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Photo: Getty Images
Photo: Getty Images

PoliticsJanuary 11, 2021

NZ politics in 2021: The big issues on which the year will hinge

Photo: Getty Images
Photo: Getty Images

To complete our series looking back at 2020 and gazing ahead to 2021, we asked our big political commentary brains to nominate the three issues that will loom large in the year to come. 

Read more from our political year in review here.

Alex Braae

  1. Who owns the water infrastructure? And more importantly, will Councils cede ownership of the massive deficits and disrepair to central government, along with control over them?   
  2. How far away we are from the rest of the world. Both in a good way and a bad way, we’re very distant, but supply chain issues are almost certain to become more pronounced. 
  3. Rhetoric vs reality on climate change. The world is starting to notice the gap here, and the government risks losing international credibility on a matter that requires global cooperation. 

Linda Clark

  1. Housing.
  2. Embedded inequality.
  3. Tax – will Ardern be convinced to give up on her no wealth tax pledge? Best bet: she won’t.

Bronwyn Hayward

  1. Intergenerational inequality (in housing, climate and poverty).
  2. Health recovery.
  3. Finding a way to achieve more transformative politics.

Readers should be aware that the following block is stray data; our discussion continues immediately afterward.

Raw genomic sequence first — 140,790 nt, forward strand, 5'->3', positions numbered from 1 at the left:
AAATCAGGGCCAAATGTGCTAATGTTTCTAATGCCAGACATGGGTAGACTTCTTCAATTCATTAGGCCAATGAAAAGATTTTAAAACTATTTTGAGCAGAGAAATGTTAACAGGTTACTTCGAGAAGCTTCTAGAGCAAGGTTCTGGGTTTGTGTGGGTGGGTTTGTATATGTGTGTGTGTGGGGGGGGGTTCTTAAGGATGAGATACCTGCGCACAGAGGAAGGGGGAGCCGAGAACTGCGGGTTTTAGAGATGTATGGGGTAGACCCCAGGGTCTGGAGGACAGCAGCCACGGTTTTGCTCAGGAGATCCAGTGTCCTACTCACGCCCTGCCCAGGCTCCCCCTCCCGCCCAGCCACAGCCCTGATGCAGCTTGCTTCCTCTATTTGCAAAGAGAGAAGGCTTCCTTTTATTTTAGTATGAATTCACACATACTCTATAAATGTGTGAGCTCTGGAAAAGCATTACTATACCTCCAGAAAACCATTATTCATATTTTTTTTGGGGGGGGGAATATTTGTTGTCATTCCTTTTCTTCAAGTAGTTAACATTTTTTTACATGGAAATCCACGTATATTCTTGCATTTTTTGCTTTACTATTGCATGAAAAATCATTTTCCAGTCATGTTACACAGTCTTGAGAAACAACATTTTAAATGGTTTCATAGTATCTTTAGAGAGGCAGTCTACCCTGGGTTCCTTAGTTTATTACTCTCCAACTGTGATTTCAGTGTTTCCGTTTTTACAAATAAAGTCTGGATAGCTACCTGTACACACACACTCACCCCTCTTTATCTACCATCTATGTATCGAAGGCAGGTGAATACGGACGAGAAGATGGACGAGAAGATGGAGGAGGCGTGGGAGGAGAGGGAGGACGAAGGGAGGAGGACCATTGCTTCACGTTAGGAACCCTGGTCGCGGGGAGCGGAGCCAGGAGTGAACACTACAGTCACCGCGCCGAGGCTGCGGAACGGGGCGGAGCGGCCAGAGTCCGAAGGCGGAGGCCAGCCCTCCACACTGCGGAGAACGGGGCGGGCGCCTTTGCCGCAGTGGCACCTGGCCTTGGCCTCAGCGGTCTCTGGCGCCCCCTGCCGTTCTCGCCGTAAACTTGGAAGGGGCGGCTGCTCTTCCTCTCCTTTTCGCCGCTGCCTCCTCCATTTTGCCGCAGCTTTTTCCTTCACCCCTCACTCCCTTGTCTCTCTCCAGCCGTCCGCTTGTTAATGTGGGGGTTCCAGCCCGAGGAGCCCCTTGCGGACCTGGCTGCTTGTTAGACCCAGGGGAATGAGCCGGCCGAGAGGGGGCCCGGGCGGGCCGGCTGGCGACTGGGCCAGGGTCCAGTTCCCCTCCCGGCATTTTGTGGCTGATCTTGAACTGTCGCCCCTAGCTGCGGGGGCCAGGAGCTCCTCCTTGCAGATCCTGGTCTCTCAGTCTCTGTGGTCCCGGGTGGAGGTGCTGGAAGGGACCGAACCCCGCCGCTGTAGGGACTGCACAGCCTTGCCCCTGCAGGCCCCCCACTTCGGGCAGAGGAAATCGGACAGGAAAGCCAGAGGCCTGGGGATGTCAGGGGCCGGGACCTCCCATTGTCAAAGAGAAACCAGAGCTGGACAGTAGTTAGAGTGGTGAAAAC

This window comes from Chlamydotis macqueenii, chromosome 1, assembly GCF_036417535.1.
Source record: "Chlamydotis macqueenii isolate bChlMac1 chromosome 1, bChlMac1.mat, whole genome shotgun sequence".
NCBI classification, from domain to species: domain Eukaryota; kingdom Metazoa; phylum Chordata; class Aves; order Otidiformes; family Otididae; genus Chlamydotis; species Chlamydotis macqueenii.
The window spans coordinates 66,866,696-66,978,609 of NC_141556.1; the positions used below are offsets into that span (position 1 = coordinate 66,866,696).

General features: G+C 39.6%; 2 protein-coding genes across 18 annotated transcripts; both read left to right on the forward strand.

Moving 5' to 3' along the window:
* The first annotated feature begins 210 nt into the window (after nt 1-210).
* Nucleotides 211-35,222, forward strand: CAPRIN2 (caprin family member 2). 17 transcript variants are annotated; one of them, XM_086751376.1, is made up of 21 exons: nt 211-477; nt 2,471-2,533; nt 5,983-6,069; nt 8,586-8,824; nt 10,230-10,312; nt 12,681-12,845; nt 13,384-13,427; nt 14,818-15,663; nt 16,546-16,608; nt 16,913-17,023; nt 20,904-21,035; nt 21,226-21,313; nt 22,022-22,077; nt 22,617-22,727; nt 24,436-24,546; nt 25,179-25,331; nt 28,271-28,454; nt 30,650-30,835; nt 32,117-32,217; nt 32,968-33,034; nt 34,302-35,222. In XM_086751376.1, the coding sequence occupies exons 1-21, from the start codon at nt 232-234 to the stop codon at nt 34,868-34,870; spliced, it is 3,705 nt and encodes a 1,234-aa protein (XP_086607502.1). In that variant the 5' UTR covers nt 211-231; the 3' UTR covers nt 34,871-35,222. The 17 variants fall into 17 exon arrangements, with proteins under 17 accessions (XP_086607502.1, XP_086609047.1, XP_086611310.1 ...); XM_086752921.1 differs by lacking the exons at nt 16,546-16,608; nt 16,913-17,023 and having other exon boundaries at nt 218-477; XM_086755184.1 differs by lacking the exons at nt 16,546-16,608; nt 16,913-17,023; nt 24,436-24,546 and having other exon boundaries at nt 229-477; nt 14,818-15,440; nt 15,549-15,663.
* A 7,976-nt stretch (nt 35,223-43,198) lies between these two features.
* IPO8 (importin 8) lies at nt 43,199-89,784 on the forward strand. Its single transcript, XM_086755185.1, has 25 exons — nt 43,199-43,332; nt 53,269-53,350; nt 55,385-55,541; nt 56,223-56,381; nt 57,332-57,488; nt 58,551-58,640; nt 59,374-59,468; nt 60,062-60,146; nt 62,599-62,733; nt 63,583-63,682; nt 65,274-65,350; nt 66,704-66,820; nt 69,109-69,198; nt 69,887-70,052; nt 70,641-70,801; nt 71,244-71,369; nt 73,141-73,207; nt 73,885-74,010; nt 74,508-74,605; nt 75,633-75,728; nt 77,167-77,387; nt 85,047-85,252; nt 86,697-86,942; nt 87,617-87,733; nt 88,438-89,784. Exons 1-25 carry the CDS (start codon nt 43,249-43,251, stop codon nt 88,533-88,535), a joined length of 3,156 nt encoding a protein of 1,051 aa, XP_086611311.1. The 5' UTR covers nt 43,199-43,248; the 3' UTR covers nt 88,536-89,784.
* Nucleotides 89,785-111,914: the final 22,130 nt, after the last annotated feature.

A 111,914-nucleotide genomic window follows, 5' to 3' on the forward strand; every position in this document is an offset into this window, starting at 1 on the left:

Liam Hehir

  1. The speed with which coronavirus vaccinations are rolled out in New Zealand compared to the rest of the world.
  2. Censorship as the government moves to regulate the expression of disreputable political opinions
  3. Can Jacinda Ardern tame the housing crisis?

Andrew Geddis

  1. Housing (once again!)
  2. Water rights, and in particular those of Māori.
  3. “Hate speech” legislation, because it’s just too, too tempting a wedge issue.

Lara Greaves

  1. Covid-19: policy issues relating to travel bubbles, vaccinations, the economy, and so on.
  2. Honouring Te Tiriti o Waitangi and partnership with Māori. Māori wards, the independent Māori health authority, and Ihumātao need sorting out fairly quickly.
  3. Generally, continued talk about Labour’s “political capital” or “mandate” and whether they will “spend” or “invest” it.

Leonie Hayden

  1. Restructuring Ministry for Children, Corrections, Health and any other ministry where Māori are better equipped to create equitable outcomes for Māori than the state is. 
  2. The housing boom and Covid recession creating a level of poverty we’ve never seen before 
  3. Act stirring up shit.

Stephen Jacobi

  1. Release from Covid.
  2. Economic recovery.
  3. Infrastructure – the whole gamut – housing, roads, water.

Annabelle Lee-Mather

  1. Housing.
  2. Borders.
  3. Boomers (but it should be vulnerable whānau).

Danyl Mclauchlan

  1. Covid. 
  2. Housing. 
  3. The National Party continuing to tear itself apart. 

Laura O’Connell Rapira

  1. Housing.
  2. Tax.
  3. Freshwater, mental health, the prevention and ending of violence, the reform of Oranga Tamariki, liveable incomes and not just a living wage.

Trish Sherson

  1. Opening the border.
  2. Doing something transformational.
  3. Doing something.
Keep going!